If you are looking for fine cakes and delicious Cornish pastries, you’ll do well to check out Portager Café. It serves top-class breakfast and nutritious lunches. By using local organic foodstuff, the exciting food menu expands from frittatas to home-made ice cream. It offers an ideal place to chill or hang out bt the shrubbery

Festivals and Event

There’s never a dull moment at Cornwall. Immerse yourself in a lively street party; join Cornish residents at a yearly event or feeling the surging adrenalin of a sporting competition.

Food, music, literature, power walking, arts and craft, and all-round seasonal fun. Almost everything goes at Cornwall, and residents are guaranteed to have an event to commemorate it. Come and join us! Or simply lose yourself the picturesque sights around. The atmosphere is full of Cornish love too.

  • Museum exhibition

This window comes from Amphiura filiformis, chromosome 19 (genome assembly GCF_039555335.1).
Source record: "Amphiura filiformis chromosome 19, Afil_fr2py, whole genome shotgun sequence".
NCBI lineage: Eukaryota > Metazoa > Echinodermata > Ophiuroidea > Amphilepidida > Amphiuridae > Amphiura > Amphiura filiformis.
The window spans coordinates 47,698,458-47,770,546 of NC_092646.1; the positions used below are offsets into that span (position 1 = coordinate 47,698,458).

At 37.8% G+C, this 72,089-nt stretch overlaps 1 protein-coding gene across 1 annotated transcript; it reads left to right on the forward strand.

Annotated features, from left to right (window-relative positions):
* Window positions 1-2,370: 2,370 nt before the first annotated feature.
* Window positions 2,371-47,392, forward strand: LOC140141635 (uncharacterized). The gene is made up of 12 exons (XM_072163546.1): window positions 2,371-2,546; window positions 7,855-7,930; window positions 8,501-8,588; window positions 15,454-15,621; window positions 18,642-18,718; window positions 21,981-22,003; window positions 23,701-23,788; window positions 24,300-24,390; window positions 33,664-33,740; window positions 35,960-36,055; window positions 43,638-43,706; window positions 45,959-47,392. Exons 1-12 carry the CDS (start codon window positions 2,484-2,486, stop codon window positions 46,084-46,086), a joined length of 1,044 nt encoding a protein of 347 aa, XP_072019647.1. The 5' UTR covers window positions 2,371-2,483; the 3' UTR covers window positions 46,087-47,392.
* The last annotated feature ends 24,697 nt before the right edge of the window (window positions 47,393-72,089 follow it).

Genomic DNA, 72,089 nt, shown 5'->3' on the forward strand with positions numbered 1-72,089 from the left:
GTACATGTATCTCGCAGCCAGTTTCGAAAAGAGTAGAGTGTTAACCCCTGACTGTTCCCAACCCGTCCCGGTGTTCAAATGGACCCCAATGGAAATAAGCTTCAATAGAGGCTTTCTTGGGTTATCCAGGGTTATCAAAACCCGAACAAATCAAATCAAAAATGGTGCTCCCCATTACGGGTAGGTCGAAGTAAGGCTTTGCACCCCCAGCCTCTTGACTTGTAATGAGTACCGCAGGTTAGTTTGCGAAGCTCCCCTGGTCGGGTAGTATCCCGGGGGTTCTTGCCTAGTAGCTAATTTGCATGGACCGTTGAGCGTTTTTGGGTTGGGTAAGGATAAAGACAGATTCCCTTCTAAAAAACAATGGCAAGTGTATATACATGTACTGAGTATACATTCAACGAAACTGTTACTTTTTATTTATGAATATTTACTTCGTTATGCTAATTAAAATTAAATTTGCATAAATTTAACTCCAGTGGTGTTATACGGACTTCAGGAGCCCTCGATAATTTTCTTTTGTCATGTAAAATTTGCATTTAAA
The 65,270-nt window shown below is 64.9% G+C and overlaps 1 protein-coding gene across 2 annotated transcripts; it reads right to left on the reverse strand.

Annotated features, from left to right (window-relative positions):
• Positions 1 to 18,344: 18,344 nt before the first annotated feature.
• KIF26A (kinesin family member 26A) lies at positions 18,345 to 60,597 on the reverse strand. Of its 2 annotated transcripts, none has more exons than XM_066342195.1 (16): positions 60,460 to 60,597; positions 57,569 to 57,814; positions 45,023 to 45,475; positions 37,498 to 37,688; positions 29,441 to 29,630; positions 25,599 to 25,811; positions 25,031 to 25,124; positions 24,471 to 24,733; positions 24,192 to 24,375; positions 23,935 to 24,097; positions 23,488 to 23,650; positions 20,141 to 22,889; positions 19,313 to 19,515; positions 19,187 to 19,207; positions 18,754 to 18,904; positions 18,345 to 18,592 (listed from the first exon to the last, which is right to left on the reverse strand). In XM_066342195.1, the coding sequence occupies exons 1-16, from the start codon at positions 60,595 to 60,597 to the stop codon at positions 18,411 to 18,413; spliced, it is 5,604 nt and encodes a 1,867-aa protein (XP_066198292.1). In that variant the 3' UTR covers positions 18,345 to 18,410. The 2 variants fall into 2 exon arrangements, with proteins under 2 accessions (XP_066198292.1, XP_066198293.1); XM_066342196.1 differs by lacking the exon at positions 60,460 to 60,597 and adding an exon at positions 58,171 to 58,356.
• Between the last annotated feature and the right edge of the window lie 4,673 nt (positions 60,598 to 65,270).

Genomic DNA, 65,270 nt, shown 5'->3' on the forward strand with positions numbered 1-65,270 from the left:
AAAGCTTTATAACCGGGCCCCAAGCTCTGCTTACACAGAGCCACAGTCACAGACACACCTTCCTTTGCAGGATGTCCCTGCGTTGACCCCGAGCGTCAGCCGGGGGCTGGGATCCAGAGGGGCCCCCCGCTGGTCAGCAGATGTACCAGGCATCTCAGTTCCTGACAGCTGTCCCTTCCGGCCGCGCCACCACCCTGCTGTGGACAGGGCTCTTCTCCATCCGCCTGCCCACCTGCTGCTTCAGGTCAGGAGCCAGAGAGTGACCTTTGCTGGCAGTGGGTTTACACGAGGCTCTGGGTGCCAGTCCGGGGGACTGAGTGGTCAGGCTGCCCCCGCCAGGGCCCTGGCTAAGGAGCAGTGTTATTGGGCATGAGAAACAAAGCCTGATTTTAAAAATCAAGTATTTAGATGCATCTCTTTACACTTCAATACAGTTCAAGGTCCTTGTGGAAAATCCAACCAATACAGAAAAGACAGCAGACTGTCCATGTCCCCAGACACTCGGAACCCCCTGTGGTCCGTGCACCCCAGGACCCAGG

The latest exhibition known as A Casket of Pearls: Twenty Years of Collecting at Penlee reveals how its amazing collection have grown since its inception 20 years ago. The museum celebrates the humanities through fine and ornate arts, social history, and archeology.

  • The Cornish Arm Beer and Mussel Festival

In this county festival, more 40 types of beers and ciders are presented with delicious mussel dishes. The event attracts cooking demos and music of the Motown Pirates and The Stowes.

  • Boscastle walking week

A week of walks with well-trained and highly-knowledgeable guides. Walks are open to people of all ages and strengths, just as long as they adhere to rules. Discover the amazing countryside air or the residents around the village of Boscastle. Enjoy the walking week, including the Cornish seashore, amidst streams and woods with local guide

  • Falmouth spring flower show

Exhibitors and other art enthusiasts pack into the Princess Pavilion in Falmouth, Cornwall. There are going to be displays of native-grown flowers, floral engagements, sample shrubs and a photographic exhibition which will be available Falmouth Spring Flower Show.

The next time you are planning a trip to the UK, Cornwall should be the top of your list.